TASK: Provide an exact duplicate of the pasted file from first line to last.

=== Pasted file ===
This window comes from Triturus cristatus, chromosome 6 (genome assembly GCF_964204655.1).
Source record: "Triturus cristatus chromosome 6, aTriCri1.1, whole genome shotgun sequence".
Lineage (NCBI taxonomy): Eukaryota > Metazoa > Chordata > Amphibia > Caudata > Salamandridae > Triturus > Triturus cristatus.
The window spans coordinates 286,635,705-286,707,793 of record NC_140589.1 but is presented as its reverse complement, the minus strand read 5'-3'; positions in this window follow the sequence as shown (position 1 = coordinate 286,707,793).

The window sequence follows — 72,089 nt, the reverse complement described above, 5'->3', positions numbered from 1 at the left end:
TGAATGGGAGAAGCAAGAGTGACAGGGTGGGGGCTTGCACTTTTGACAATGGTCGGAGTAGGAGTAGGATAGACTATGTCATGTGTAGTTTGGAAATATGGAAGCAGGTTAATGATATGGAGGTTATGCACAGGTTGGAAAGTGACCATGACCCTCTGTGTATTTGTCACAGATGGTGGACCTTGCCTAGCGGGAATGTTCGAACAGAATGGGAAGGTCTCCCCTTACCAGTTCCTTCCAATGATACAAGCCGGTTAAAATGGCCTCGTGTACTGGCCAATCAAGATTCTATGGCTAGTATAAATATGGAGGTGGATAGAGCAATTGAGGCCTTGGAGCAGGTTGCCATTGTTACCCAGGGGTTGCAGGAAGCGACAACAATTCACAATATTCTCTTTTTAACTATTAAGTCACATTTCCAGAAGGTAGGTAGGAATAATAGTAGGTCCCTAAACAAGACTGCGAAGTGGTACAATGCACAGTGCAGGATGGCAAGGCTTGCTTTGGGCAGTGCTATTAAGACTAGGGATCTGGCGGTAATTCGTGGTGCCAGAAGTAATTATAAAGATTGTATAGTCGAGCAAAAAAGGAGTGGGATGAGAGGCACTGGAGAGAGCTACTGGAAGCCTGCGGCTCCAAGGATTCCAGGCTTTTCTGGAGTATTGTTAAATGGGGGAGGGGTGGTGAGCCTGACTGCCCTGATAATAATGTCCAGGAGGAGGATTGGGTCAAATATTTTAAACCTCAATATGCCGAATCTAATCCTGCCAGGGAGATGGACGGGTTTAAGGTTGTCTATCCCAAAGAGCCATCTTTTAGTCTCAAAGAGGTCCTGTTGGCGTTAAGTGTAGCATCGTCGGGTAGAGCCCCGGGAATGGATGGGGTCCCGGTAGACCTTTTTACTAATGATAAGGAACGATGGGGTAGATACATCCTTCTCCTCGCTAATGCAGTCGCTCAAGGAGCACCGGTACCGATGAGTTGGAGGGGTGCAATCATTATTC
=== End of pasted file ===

This window comes from Triturus cristatus, chromosome 6 (genome assembly GCF_964204655.1).
Source record: "Triturus cristatus chromosome 6, aTriCri1.1, whole genome shotgun sequence".
Lineage (NCBI taxonomy): Eukaryota > Metazoa > Chordata > Amphibia > Caudata > Salamandridae > Triturus > Triturus cristatus.
The window spans coordinates 286,635,705-286,707,793 of record NC_140589.1 but is presented as its reverse complement, the minus strand read 5'-3'; positions in this window follow the sequence as shown (position 1 = coordinate 286,707,793).

The window sequence follows — 72,089 nt, the reverse complement described above, 5'->3', positions numbered from 1 at the left end:
TGAATGGGAGAAGCAAGAGTGACAGGGTGGGGGCTTGCACTTTTGACAATGGTCGGAGTAGGAGTAGGATAGACTATGTCATGTGTAGTTTGGAAATATGGAAGCAGGTTAATGATATGGAGGTTATGCACAGGTTGGAAAGTGACCATGACCCTCTGTGTATTTGTCACAGATGGTGGACCTTGCCTAGCGGGAATGTTCGAACAGAATGGGAAGGTCTCCCCTTACCAGTTCCTTCCAATGATACAAGCCGGTTAAAATGGCCTCGTGTACTGGCCAATCAAGATTCTATGGCTAGTATAAATATGGAGGTGGATAGAGCAATTGAGGCCTTGGAGCAGGTTGCCATTGTTACCCAGGGGTTGCAGGAAGCGACAACAATTCACAATATTCTCTTTTTAACTATTAAGTCACATTTCCAGAAGGTAGGTAGGAATAATAGTAGGTCCCTAAACAAGACTGCGAAGTGGTACAATGCACAGTGCAGGATGGCAAGGCTTGCTTTGGGCAGTGCTATTAAGACTAGGGATCTGGCGGTAATTCGTGGTGCCAGAAGTAATTATAAAGATTGTATAGTCGAGCAAAAAAGGAGTGGGATGAGAGGCACTGGAGAGAGCTACTGGAAGCCTGCGGCTCCAAGGATTCCAGGCTTTTCTGGAGTATTGTTAAATGGGGGAGGGGTGGTGAGCCTGACTGCCCTGATAATAATGTCCAGGAGGAGGATTGGGTCAAATATTTTAAACCTCAATATGCCGAATCTAATCCTGCCAGGGAGATGGACGGGTTTAAGGTTGTCTATCCCAAAGAGCCATCTTTTAGTCTCAAAGAGGTCCTGTTGGCGTTAAGTGTAGCATCGTCGGGTAGAGCCCCGGGAATGGATGGGGTCCCGGTAGACCTTTTTACTAATGATAAGGAACGATGGGGTAGATACATCCTTCTCCTCGCTAATGCAGTCGCTCAAGGAGCACCGGTACCGATGAGTTGGAGGGGTGCAATCATTATTC